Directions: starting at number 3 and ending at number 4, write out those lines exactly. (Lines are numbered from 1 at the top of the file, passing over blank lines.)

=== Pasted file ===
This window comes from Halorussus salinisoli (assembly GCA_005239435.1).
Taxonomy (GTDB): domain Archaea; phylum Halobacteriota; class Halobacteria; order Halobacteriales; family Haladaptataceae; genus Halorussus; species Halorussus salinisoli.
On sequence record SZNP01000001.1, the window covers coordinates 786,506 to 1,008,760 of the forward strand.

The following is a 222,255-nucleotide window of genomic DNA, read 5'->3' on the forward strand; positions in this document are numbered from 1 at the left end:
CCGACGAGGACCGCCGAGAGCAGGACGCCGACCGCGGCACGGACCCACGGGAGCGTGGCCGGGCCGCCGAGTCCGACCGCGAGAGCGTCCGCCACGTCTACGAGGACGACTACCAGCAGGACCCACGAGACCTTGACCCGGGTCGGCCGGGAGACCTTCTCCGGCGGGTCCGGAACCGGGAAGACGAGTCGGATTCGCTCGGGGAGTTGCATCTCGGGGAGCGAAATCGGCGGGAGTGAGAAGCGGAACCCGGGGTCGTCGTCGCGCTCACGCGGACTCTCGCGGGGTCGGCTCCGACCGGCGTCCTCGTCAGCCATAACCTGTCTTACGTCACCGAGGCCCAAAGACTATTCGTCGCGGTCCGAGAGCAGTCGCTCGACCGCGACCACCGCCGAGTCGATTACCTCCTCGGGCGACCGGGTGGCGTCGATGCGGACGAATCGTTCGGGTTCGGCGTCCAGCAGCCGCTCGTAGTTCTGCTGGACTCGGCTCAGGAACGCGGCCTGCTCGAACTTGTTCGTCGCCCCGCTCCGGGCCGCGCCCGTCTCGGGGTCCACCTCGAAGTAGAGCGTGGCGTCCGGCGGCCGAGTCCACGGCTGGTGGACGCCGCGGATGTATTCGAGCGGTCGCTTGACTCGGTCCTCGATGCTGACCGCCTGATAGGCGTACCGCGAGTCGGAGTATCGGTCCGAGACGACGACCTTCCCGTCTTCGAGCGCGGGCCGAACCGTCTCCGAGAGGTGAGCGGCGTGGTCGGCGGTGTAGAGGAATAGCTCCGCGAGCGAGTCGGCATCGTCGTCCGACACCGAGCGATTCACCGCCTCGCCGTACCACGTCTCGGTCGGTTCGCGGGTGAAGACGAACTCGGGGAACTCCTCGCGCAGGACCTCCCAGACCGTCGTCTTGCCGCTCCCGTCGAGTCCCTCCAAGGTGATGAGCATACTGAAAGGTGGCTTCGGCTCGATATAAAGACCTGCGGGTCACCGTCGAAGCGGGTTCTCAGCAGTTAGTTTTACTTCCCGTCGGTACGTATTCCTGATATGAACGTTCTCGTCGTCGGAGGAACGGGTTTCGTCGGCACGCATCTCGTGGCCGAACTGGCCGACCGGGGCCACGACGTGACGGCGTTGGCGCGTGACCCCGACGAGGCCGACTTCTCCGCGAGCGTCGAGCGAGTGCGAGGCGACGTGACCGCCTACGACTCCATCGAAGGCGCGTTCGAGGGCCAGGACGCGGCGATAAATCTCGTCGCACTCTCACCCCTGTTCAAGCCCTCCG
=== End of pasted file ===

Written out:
On sequence record SZNP01000001.1, the window covers coordinates 786,506 to 1,008,760 of the forward strand.

The following is a 222,255-nucleotide window of genomic DNA, read 5'->3' on the forward strand; positions in this document are numbered from 1 at the left end: